Three hundred consecutive patients who developed unstable postinfarction angina requiring isolated coronary artery bypass from 1982 through 1987 were analyzed. Hospital mortality was 5%; 15 (5.5%) additional late deaths occurred during the 69-month follow-up period (mean follow-up, 23.3 months). Significant independent predictors of perioperative mortality by univariate analysis were ejection fraction (p = 0.004); existence of an anterior, transmural infarction (p = 0.0001); and the requirement for preoperative intra-aortic balloon counterpulsation (p = 0.001). By multivariate analysis, only the occurrence of an anterior, transmural infarction (p = 0.001) and the preoperative use of an intra-aortic balloon pump (p = 0.004) were significant independent predictors of mortality. Actuarial survival in this group ranged from 96 ± 1% at 1 year to 88 ± 4% at 5 years.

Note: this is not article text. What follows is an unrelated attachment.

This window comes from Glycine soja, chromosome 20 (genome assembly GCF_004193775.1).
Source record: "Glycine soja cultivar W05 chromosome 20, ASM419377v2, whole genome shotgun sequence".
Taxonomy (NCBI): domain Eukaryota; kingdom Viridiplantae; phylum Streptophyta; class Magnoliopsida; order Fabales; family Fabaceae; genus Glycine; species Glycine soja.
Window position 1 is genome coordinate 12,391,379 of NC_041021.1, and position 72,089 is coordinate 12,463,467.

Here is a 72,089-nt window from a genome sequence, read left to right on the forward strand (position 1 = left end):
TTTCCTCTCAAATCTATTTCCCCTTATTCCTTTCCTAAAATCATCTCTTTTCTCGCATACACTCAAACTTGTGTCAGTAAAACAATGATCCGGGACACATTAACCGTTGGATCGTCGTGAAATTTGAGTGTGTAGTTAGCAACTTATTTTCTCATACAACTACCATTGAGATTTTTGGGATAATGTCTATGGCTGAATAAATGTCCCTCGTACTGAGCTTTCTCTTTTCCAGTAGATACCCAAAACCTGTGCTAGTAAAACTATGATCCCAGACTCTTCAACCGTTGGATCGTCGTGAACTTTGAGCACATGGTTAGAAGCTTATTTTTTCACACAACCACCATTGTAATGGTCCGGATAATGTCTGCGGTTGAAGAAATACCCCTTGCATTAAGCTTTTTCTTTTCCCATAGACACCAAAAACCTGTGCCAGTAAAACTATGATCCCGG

|Original language||English (US)|
|Pages (from-to)||I- 79-I- 80|
|Issue number||6 SUPPL.|
|State||Published - Jan 1 1989|
ASJC Scopus subject areas
- Cardiology and Cardiovascular Medicine
- Physiology (medical)